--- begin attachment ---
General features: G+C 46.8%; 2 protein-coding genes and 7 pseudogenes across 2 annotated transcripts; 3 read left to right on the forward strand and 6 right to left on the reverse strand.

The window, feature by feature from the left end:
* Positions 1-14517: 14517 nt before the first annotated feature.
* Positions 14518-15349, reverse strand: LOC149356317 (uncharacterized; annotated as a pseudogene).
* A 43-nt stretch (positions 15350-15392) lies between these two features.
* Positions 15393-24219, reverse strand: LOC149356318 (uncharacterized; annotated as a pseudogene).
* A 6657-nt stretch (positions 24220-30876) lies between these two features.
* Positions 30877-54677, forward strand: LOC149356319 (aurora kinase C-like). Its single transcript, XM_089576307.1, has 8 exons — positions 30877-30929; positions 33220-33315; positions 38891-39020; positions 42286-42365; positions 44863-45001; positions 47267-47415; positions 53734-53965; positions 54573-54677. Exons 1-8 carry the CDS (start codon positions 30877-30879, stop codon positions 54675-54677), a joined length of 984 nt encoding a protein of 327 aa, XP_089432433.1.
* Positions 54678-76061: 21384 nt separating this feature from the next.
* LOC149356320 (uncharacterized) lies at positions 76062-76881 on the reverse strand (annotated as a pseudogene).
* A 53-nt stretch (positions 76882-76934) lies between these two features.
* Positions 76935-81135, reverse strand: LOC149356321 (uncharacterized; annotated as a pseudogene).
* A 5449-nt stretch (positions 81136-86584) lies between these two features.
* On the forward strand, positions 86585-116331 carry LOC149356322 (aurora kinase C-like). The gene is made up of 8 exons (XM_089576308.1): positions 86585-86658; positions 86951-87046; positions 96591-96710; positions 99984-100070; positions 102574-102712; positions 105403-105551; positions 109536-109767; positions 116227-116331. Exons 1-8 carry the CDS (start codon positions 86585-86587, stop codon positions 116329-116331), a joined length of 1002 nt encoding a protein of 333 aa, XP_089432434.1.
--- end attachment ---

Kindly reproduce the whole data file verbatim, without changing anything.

General features: G+C 46.8%; 2 protein-coding genes and 7 pseudogenes across 2 annotated transcripts; 3 read left to right on the forward strand and 6 right to left on the reverse strand.

The window, feature by feature from the left end:
* Positions 1-14517: 14517 nt before the first annotated feature.
* Positions 14518-15349, reverse strand: LOC149356317 (uncharacterized; annotated as a pseudogene).
* A 43-nt stretch (positions 15350-15392) lies between these two features.
* Positions 15393-24219, reverse strand: LOC149356318 (uncharacterized; annotated as a pseudogene).
* A 6657-nt stretch (positions 24220-30876) lies between these two features.
* Positions 30877-54677, forward strand: LOC149356319 (aurora kinase C-like). Its single transcript, XM_089576307.1, has 8 exons — positions 30877-30929; positions 33220-33315; positions 38891-39020; positions 42286-42365; positions 44863-45001; positions 47267-47415; positions 53734-53965; positions 54573-54677. Exons 1-8 carry the CDS (start codon positions 30877-30879, stop codon positions 54675-54677), a joined length of 984 nt encoding a protein of 327 aa, XP_089432433.1.
* Positions 54678-76061: 21384 nt separating this feature from the next.
* LOC149356320 (uncharacterized) lies at positions 76062-76881 on the reverse strand (annotated as a pseudogene).
* A 53-nt stretch (positions 76882-76934) lies between these two features.
* Positions 76935-81135, reverse strand: LOC149356321 (uncharacterized; annotated as a pseudogene).
* A 5449-nt stretch (positions 81136-86584) lies between these two features.
* On the forward strand, positions 86585-116331 carry LOC149356322 (aurora kinase C-like). The gene is made up of 8 exons (XM_089576308.1): positions 86585-86658; positions 86951-87046; positions 96591-96710; positions 99984-100070; positions 102574-102712; positions 105403-105551; positions 109536-109767; positions 116227-116331. Exons 1-8 carry the CDS (start codon positions 86585-86587, stop codon positions 116329-116331), a joined length of 1002 nt encoding a protein of 333 aa, XP_089432434.1.